It’s not an awful lot better when it joins you in the sky. Combined with the speed with which Fe’s glide kicks in after a jump, you’ll regularly overshoot platforms or pickups. The jump button is a pain elsewhere, too, since it’s used to scurry up trees in a jerky, stop-motion fashion that’s delightful to watch at first but can prove irritating in practice. The number of taps required to reach the top differs depending on the height of the tree and where you grab hold of it, meaning it’s all too easy to tap one time too many and immediately dive off, sometimes prompting a long climb to get back to where you were. It sours the game’s outstanding set-piece: an exhilarating, exhausting climb which ends up evoking Shadow Of The Colossus, in bad ways as well as good.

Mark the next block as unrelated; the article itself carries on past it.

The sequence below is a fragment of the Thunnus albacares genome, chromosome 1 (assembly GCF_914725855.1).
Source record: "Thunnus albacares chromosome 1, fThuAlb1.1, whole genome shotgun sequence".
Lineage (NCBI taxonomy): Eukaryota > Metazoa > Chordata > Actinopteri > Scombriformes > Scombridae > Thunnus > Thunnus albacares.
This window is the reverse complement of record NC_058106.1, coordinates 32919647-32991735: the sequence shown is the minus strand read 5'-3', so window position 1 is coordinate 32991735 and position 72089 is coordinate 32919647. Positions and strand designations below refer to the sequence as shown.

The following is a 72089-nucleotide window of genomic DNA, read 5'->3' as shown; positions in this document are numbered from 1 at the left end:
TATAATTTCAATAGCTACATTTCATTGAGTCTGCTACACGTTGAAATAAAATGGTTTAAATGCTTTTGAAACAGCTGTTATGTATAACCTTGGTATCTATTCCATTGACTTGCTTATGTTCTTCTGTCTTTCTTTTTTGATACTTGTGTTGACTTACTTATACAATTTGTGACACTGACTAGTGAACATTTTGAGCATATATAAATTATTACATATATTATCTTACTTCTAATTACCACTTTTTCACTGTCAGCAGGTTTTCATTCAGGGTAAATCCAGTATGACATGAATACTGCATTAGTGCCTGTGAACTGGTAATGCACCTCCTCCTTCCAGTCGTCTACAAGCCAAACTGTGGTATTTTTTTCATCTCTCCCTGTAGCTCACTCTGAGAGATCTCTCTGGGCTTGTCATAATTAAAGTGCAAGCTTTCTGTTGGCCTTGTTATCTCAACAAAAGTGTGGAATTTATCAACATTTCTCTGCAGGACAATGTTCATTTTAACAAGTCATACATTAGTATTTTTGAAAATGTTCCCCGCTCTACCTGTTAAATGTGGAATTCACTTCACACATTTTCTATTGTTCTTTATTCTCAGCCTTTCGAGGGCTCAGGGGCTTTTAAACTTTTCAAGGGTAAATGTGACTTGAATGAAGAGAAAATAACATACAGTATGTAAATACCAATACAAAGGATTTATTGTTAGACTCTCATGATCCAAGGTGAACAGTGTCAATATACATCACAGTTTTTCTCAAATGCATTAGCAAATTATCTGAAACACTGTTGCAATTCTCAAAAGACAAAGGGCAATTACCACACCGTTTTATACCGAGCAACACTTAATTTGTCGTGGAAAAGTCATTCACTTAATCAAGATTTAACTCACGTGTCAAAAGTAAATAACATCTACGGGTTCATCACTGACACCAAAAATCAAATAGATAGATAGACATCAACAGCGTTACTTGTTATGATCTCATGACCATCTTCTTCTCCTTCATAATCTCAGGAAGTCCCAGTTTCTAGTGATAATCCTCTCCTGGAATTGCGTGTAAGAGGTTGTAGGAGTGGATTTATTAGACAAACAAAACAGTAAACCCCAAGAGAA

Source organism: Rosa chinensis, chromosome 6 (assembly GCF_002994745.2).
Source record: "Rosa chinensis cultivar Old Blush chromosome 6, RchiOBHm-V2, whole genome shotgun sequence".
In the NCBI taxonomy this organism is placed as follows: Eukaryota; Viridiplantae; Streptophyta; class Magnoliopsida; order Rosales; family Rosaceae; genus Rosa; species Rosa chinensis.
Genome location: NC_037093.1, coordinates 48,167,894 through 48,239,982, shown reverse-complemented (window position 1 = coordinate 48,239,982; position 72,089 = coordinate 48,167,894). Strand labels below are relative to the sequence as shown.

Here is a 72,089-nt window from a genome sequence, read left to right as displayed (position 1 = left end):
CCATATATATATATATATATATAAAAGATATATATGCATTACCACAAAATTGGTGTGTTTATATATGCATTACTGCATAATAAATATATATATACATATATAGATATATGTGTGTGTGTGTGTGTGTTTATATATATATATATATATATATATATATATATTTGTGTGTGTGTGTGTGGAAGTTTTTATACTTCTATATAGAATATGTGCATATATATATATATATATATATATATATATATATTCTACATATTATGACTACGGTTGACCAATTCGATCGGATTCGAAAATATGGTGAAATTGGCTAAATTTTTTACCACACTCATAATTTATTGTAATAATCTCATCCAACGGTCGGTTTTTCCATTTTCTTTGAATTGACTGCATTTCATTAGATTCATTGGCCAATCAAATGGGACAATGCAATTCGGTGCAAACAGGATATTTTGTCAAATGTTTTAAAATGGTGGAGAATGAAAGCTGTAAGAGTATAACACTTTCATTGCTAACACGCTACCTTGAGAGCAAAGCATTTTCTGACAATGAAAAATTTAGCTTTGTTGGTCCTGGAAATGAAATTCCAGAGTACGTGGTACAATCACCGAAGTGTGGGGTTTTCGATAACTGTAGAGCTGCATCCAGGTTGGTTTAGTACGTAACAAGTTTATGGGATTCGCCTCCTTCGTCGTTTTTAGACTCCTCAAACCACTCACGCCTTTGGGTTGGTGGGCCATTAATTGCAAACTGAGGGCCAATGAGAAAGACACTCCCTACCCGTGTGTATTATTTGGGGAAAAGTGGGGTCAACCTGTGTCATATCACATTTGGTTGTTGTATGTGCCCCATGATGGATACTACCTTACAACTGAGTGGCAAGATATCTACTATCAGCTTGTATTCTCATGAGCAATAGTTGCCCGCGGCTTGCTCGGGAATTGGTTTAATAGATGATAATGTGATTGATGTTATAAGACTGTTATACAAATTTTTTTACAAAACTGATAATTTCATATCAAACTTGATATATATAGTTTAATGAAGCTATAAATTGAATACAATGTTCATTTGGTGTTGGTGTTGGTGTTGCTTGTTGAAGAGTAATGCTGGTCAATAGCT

Otherwise, Fe’s biggest problem is overfamiliarity. Its story, told obliquely through stone carvings and sporadic visions, touches upon well-worn themes of nature and our treatment of it. And though it’s hardly developer Zoink’s fault that its game has launched so close to the aforementioned Ode, the latter’s unorthodox traversal trumps Fe’s more conventional powers. Even its stringsoaked score feels customary. Still, even as the music labours to make us feel, it’s hard not to be moved by the connections you make within Fe’s world – whether it’s crooning to a bulbous flower that nods like a weary drunk until you rouse it with song, or witnessing the smallest creature in the forest finding a kindred spirit in the largest. It’s a game that celebrates the idea of two disparate beings finding a shared language and using it to overcome their problems; in these troubled times, such moments are powerful indeed.